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* Asset shrinkage supports view of risk appetite
* Two-week asset fall biggest in nearly 10 months
* Federal budget fight seen curbing fund outflows
NEW YORK, Jan 23 (Reuters) - U.S. money market fund assets fell for a second week in a row, supporting the view that investors are reducing their cash holdings and buying stocks, corporate bonds and higher-yielding investments in early 2013, according to a private report released on Wednesday.
Investors withdrew $15.29 billion from money market funds in the week ended Jan. 22, bringing their total assets to $2.670 trillion, the Money Fund Report said.
Money fund assets declined by $31.45 billion in two weeks, which was the biggest fall in a two-week period since March 2012, when they fell $37.65 billion.
At the same time, Wall Street stocks reached five-year highs as data fueled appetite for corporate and emerging market debt.
Investors typically reinvest the cash they accumulate at year-end when the new year begins. This move into riskier assets has been intensified by Washington reaching a deal in early January to avert the "fiscal cliff" -- a series of automatic federal tax hikes and spending cuts that was set to begin in early January, which some feared would cause a U.S. recession.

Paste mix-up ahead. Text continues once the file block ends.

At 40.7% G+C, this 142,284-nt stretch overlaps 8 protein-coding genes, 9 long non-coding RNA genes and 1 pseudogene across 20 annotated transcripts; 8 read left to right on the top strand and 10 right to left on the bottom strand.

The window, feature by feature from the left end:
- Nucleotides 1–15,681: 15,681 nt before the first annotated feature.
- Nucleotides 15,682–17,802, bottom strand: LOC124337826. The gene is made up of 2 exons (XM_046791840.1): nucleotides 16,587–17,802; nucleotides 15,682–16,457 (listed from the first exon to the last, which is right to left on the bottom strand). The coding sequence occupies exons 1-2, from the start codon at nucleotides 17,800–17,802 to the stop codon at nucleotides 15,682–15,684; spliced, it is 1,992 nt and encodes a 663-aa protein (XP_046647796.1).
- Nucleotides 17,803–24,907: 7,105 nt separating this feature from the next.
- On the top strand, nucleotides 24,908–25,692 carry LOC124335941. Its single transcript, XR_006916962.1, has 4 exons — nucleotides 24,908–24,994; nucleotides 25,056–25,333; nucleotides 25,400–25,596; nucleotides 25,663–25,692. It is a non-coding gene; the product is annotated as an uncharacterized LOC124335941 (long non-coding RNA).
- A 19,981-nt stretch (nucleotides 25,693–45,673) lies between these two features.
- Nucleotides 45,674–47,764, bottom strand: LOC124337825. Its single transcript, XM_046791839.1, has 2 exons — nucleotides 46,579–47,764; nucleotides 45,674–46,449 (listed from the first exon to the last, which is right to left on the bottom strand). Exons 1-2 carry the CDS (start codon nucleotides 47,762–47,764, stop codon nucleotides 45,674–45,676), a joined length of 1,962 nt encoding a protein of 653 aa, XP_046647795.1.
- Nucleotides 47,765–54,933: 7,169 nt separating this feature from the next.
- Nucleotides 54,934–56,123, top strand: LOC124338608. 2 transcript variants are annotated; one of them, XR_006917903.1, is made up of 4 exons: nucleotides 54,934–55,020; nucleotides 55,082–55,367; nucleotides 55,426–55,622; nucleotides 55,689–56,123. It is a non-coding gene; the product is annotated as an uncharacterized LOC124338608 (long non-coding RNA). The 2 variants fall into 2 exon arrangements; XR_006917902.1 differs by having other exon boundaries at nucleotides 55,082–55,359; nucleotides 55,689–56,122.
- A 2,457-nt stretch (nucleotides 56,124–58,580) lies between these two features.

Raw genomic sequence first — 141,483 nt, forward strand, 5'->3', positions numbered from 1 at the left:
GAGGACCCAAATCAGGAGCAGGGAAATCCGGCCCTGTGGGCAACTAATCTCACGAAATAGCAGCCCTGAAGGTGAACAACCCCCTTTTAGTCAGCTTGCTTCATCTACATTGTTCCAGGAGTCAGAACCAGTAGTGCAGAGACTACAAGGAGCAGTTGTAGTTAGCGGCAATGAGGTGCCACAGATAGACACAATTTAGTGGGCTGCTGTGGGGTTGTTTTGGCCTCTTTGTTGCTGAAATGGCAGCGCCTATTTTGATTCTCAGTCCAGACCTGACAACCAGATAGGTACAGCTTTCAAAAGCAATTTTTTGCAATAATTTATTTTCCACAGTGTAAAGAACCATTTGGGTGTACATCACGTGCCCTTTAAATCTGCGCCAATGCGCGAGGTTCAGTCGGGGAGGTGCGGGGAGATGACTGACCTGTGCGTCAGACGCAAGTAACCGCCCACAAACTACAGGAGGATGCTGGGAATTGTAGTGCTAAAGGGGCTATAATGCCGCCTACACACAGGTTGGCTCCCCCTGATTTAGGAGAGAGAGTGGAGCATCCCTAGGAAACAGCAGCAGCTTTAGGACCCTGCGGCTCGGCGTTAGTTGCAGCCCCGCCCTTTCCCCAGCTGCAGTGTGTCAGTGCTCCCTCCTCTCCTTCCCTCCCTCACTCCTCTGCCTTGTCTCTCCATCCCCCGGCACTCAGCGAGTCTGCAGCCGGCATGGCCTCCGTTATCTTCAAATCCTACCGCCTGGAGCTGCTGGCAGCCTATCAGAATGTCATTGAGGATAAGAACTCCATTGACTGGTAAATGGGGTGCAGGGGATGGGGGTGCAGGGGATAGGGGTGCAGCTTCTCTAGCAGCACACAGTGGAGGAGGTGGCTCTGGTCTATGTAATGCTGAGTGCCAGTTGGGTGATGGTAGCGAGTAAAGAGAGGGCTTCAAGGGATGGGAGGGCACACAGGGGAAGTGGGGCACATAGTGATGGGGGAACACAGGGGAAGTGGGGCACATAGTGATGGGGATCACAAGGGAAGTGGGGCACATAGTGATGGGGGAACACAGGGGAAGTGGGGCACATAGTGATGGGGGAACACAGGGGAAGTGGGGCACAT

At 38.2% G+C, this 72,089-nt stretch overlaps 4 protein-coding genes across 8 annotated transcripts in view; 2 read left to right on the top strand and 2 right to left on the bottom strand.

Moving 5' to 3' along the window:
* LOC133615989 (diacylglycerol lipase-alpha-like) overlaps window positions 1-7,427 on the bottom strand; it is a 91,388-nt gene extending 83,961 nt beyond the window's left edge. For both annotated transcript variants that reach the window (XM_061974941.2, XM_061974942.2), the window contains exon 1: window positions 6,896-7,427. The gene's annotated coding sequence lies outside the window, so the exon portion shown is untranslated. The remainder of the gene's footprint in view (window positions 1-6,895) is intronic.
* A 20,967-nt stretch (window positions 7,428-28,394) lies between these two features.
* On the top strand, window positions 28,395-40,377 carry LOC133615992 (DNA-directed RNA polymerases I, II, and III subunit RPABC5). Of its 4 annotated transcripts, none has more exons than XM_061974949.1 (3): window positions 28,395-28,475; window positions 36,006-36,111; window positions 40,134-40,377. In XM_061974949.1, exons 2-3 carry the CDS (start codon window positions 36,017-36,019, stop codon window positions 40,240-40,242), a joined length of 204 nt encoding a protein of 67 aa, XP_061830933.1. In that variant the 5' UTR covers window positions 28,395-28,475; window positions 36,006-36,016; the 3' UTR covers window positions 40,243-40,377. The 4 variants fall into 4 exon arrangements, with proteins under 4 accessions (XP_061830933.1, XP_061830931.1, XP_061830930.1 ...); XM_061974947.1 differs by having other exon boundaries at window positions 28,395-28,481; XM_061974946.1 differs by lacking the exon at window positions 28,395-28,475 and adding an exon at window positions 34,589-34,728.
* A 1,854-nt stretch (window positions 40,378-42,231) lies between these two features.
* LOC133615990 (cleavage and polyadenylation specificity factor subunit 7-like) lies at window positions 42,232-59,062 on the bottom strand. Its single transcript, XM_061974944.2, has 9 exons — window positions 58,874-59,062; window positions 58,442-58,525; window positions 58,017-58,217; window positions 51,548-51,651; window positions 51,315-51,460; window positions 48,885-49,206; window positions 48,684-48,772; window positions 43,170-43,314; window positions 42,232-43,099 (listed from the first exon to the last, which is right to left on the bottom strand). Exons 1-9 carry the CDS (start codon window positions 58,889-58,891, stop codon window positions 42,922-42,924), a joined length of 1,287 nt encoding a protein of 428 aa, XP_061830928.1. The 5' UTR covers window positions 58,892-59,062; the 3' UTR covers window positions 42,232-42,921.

"We have seen a reallocation into risky assets after the 'fiscal cliff' discussion," said Sean Simko, head of fixed-income management at SEI Investments in Oaks, Pennsylvania.
However, Simko and other analysts cautioned that possible contentious budget negotiations between President Barack Obama and Republican lawmakers remain key worries for investors.
On Wednesday, the House of Representatives voted to raise the federal debt limit, currently at $16.4 trillion, into May. The Republican-backed plan was expected to pass the Senate and President Barack Obama signaled he will sign the bill.
The bill, when enacted, would stave off an imminent government default. But it did not soothe worries about a political fight over possible deep spending cuts and their impact on the economy.
Signs of another stand-off, together with any sign of the U.S. recovery weakening, might snuff out the revival in the stock market and appetite for riskier bonds, analysts said.
But for now, they anticipate further drawn down in cash for the purchases of stocks and other higher-yielding investments.
In the latest week, taxable money market fund assets decreased $12.85 billion to $2.384 trillion, while tax-free assets were down by $2.44 billion at $286.11 billion, according to the report, published by iMoneyNet.
Yields on taxable money market funds were unchanged from the previous week at 0.02 percent, according to the report.
The yield on tax-free funds was unchanged at 0.01 percent.